October 28, 2021

Top 10 Most Common Cyberattacks

What Exactly is a Cyberattack?

In the modern era, cyberattacks are a common and real threat to an organization. Every single day, businesses are attacked by cybercriminals. A cyberattack can be detrimental to its daily operations, financials, personal information, and data security.

According to Cisco, a cyberattack “is a malicious and deliberate attempt by an individual or organization to breach the information system of another individual or organization.” A cyberattacker usually aims to receive some type of benefit from disrupting the victim’s organization or network, sometimes in the form of a ransom — 53 percent of cyberattacks caused damages valued $500,000 and even as high as $945 billion in losses.

The Top Ten Most Common Cyberattacks

Here are the top ten cyberattacks identified.

  1. Malware. Malware, or “malicious software,” is intrusive software designed to access computers and systems to destroy them. Examples of malware are viruses, worms, Trojan viruses, spyware, adware, and ransomware. Malware-blocking software would detect the attack and block it automatically. As the name suggests, ransomware is a type of malware and continues to be the most significant threat to cybersecurity. A type of malware, a ransomware attack uses a pair of keys to encrypt important files. The attacker will only provide the key to the victim after demands have been met.

    A step further is cyber extortion, which has been a double threat on the rise for many CPA firms. Hackers use ransomware to hold sensitive data “hostage” in exchange for some sort of demand, such as money. If they don’t get what they want, cybercriminals threaten to publish the data.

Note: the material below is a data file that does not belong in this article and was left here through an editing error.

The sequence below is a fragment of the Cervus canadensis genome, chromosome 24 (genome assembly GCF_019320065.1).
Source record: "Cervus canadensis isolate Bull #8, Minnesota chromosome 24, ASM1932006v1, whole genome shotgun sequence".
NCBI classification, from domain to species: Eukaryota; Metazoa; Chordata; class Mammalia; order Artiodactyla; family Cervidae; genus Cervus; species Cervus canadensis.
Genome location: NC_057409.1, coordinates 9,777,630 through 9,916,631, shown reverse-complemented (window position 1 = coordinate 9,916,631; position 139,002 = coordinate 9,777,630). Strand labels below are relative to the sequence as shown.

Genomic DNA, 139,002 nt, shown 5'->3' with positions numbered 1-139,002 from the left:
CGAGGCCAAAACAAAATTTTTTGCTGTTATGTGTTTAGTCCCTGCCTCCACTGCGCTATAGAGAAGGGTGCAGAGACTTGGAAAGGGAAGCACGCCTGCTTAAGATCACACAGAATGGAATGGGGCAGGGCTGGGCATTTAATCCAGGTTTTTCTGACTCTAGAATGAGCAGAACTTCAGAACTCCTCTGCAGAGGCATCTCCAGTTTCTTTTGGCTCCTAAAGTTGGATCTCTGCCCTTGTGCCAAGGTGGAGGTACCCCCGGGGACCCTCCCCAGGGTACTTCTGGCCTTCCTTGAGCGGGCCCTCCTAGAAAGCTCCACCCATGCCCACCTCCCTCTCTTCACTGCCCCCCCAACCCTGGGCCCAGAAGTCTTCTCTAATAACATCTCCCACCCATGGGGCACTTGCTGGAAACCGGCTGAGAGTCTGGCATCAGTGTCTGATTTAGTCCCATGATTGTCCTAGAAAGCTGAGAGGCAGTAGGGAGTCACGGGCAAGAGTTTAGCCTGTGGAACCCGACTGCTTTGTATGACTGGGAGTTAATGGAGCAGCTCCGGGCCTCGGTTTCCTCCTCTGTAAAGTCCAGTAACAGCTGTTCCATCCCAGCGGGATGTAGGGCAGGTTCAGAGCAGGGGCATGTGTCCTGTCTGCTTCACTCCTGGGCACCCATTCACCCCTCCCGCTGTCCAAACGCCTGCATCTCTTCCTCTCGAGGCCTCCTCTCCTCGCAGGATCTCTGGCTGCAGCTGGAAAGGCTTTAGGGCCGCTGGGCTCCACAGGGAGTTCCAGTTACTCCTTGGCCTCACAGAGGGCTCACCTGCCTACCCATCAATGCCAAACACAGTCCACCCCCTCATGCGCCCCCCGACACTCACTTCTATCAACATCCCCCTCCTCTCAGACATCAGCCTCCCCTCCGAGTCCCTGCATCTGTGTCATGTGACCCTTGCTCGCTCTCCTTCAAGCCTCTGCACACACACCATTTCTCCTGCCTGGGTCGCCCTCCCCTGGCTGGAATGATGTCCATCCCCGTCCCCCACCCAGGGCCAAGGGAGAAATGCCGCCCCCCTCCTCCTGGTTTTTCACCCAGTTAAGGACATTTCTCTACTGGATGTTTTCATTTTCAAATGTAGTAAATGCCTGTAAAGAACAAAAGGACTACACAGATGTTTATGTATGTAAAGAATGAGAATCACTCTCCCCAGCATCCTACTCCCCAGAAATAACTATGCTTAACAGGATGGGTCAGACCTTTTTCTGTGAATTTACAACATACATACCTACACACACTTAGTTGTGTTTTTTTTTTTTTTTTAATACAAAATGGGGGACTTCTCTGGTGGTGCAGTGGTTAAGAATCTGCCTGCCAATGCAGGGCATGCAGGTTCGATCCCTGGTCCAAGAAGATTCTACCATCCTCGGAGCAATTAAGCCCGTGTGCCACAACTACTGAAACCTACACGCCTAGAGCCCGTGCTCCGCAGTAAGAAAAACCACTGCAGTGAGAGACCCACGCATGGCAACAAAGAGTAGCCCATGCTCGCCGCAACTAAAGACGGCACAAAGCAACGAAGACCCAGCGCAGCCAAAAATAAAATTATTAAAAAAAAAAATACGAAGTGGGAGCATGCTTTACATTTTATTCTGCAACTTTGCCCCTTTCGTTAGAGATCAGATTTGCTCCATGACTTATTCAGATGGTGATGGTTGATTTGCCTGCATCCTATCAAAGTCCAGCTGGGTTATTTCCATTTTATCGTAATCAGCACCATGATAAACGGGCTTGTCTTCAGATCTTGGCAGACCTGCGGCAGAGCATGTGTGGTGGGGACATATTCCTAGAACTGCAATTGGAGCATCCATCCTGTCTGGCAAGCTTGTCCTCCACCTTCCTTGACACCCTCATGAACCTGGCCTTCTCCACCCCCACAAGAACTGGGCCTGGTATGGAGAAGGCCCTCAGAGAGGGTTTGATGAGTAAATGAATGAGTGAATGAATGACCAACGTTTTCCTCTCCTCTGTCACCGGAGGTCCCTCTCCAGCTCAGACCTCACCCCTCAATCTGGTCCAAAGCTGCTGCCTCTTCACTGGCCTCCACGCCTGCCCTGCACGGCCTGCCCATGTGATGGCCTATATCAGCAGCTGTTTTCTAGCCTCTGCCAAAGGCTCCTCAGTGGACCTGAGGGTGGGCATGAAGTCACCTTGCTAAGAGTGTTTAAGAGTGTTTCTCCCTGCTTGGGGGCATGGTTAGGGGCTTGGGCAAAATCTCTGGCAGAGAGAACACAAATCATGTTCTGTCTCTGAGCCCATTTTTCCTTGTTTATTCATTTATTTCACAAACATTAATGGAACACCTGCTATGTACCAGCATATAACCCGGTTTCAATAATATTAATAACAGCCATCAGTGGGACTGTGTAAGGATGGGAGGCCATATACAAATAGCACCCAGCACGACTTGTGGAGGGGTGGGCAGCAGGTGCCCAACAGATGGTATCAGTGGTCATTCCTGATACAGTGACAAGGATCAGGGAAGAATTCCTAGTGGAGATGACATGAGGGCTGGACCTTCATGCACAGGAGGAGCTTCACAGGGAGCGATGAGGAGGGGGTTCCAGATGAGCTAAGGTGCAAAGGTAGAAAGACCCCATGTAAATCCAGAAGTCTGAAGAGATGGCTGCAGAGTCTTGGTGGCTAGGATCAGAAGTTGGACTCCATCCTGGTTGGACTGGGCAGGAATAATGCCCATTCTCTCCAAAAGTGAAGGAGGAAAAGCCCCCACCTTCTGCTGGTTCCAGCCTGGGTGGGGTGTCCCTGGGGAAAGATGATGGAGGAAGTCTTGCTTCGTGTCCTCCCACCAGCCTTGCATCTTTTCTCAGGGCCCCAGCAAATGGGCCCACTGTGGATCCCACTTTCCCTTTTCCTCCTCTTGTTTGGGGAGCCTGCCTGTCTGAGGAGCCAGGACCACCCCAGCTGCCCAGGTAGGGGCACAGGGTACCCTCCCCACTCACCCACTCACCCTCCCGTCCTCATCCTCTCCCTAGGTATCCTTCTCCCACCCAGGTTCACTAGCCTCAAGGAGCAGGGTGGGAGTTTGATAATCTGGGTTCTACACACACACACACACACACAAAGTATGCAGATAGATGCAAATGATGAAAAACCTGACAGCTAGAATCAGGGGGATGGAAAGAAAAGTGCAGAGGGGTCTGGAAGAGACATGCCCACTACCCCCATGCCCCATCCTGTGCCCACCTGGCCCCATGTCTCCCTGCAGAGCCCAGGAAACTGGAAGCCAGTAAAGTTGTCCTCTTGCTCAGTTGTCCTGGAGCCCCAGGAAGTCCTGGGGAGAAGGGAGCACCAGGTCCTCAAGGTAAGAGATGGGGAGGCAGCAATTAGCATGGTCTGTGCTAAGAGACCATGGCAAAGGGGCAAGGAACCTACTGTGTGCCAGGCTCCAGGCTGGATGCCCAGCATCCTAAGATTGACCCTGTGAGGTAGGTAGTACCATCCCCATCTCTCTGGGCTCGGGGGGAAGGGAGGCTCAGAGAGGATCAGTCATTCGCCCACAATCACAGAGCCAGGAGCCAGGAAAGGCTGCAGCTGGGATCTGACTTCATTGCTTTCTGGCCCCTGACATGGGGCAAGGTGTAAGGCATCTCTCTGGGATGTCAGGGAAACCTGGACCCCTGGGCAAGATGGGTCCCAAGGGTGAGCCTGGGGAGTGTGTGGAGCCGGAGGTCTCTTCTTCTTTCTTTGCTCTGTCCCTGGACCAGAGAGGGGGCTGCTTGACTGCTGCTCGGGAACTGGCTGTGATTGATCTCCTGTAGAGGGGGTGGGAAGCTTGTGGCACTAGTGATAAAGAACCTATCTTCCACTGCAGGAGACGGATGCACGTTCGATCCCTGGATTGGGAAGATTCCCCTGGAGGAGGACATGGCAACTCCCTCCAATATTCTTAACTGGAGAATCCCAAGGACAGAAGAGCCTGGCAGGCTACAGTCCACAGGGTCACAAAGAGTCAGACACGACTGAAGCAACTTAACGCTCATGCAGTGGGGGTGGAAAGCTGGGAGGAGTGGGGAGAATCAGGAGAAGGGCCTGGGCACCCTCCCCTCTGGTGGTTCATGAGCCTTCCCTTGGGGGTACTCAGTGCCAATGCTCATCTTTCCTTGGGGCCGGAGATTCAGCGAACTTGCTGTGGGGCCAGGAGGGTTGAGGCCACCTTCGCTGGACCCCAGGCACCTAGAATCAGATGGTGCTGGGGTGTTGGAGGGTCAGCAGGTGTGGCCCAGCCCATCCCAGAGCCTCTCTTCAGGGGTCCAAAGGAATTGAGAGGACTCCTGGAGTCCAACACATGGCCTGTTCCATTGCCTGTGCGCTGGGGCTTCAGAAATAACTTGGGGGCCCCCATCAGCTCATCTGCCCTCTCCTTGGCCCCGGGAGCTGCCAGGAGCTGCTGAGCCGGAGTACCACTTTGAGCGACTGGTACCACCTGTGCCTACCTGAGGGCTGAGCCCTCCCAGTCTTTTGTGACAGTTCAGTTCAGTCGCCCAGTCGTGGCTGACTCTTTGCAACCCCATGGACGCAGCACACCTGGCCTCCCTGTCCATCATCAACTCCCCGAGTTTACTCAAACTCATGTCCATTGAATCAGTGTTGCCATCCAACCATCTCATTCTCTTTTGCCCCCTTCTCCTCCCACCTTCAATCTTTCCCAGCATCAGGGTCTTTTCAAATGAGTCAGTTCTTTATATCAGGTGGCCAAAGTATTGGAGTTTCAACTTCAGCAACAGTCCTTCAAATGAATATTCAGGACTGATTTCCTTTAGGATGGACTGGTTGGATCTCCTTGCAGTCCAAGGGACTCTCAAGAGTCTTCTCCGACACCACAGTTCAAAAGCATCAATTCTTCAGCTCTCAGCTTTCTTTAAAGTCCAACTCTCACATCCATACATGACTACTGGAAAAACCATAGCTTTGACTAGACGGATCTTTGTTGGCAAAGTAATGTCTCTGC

Ransomware 2.0 has gotten more clever by interacting with humans directly, such as through a CAPTCHA test to lure an unwitting target to identify themselves as an actual human. The human target enables cyberattackers to use certain tactics that will not be thwarted by an automated mechanism. While a data breach costs CPA firms significant amounts of money, the reputational loss for being unprepared for cyber breaches can be much worse.
  2. Phishing Schemes. In general, phishing involves emails that appear to be from a reputable source in order to trick the recipient into entering passwords and credit card information, or other sensitive data. Phishing is a tried-and-true method for cybercriminals to hack into companies. In particular, spear phishing is a go-to method for cybercriminals. Spear phishing occurs when a threat actor designs and implements a phishing attack specifically targeting a group of people, often accountants or C-suite executives, who are often very familiar with the organization’s day-to-day operations and/or have access to sensitive information. Whaling is a type of spear phishing that hunts large, public, high-profile targets — C-suite executives in particular.
  3. Man-in-the-Middle (MITM) Attack. This cyberattack occurs when a cybercriminal utilizes methods to intercept communications between two parties, often a trusted client and the network server, to spy upon their victims or steal sensitive information. The MITM attacks are becoming less frequent because more email and chat systems use end-to-end encryption to stop third parties from tampering with the communications, whether the network is secured or not.
  4. DDoS Attack. A distributed-denial-of-service attack (DDoS) attack is a type of cyberattack that was specifically designed to flood the network with superfluous traffic causing an outright service outage or a degraded network performance. A DDoS attack uses multiple connected devices to disrupt the network or make it unavailable. Often, a botnet (aka “zombie army”) is used to overwhelm systems in a DDoS attack. The cyberattacker uses a botnet to inject malware to hijack internet-connected devices that they can then control from a remote location without the organization or owner knowing.